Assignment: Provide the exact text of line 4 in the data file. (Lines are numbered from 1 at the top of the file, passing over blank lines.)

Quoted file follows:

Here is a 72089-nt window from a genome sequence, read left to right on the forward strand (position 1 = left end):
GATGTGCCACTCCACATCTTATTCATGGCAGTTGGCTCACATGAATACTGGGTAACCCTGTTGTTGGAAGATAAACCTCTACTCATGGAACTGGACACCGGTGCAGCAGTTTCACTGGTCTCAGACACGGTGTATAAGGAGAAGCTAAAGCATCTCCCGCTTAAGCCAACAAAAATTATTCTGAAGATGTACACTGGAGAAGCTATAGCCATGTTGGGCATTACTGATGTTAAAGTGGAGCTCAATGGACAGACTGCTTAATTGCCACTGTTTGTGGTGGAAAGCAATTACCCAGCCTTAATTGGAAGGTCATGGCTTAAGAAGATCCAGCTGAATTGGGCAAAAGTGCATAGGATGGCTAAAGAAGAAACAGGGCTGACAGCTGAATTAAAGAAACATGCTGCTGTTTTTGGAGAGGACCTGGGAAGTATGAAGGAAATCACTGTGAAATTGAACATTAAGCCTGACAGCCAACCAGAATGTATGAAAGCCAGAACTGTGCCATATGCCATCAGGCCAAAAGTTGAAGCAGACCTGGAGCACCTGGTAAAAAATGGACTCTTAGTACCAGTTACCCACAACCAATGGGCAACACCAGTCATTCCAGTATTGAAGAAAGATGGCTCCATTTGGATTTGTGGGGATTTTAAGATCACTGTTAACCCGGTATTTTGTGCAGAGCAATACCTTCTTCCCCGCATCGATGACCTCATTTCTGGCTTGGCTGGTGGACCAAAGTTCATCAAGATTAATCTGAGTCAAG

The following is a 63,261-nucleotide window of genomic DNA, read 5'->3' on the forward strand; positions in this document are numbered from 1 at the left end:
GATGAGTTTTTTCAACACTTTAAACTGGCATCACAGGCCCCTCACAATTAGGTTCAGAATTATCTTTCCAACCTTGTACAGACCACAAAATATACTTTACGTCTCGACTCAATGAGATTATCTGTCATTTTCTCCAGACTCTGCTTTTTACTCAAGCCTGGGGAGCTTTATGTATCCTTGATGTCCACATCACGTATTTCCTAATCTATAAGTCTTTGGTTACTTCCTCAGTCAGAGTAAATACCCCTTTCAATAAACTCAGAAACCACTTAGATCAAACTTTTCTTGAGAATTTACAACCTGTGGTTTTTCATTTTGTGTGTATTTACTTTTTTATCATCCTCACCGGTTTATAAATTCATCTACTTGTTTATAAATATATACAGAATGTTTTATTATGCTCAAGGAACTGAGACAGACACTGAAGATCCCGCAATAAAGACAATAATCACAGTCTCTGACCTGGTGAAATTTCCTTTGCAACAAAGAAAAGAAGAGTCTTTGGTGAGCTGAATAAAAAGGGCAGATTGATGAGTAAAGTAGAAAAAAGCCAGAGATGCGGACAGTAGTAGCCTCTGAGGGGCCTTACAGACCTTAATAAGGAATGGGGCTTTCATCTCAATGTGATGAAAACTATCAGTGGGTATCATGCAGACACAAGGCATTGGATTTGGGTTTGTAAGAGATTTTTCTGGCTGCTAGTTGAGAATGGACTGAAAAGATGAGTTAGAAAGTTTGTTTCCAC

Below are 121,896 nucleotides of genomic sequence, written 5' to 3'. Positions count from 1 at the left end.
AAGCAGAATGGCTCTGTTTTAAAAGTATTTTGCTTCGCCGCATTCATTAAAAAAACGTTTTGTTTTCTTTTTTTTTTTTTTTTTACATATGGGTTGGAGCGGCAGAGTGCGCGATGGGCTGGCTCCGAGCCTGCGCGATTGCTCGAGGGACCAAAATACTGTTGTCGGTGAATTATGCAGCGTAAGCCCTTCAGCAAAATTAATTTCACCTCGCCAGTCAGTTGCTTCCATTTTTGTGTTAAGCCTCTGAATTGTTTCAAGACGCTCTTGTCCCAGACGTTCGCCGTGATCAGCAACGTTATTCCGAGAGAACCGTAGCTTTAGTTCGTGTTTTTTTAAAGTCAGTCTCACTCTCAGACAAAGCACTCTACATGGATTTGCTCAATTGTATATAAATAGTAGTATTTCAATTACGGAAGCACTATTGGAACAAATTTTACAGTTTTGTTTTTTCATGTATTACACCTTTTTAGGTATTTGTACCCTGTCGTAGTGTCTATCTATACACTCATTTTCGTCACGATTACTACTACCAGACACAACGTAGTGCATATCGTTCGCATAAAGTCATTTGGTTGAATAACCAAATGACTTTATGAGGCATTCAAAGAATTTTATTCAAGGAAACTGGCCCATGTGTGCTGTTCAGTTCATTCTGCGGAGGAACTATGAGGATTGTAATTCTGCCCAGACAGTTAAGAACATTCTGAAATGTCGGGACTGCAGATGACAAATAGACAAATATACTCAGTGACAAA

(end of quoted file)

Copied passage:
GATGAGTTTTTTCAACACTTTAAACTGGCATCACAGGCCCCTCACAATTAGGTTCAGAATTATCTTTCCAACCTTGTACAGACCACAAAATATACTTTACGTCTCGACTCAATGAGATTATCTGTCATTTTCTCCAGACTCTGCTTTTTACTCAAGCCTGGGGAGCTTTATGTATCCTTGATGTCCACATCACGTATTTCCTAATCTATAAGTCTTTGGTTACTTCCTCAGTCAGAGTAAATACCCCTTTCAATAAACTCAGAAACCACTTAGATCAAACTTTTCTTGAGAATTTACAACCTGTGGTTTTTCATTTTGTGTGTATTTACTTTTTTATCATCCTCACCGGTTTATAAATTCATCTACTTGTTTATAAATATATACAGAATGTTTTATTATGCTCAAGGAACTGAGACAGACACTGAAGATCCCGCAATAAAGACAATAATCACAGTCTCTGACCTGGTGAAATTTCCTTTGCAACAAAGAAAAGAAGAGTCTTTGGTGAGCTGAATAAAAAGGGCAGATTGATGAGTAAAGTAGAAAAAAGCCAGAGATGCGGACAGTAGTAGCCTCTGAGGGGCCTTACAGACCTTAATAAGGAATGGGGCTTTCATCTCAATGTGATGAAAACTATCAGTGGGTATCATGCAGACACAAGGCATTGGATTTGGGTTTGTAAGAGATTTTTCTGGCTGCTAGTTGAGAATGGACTGAAAAGATGAGTTAGAAAGTTTGTTTCCAC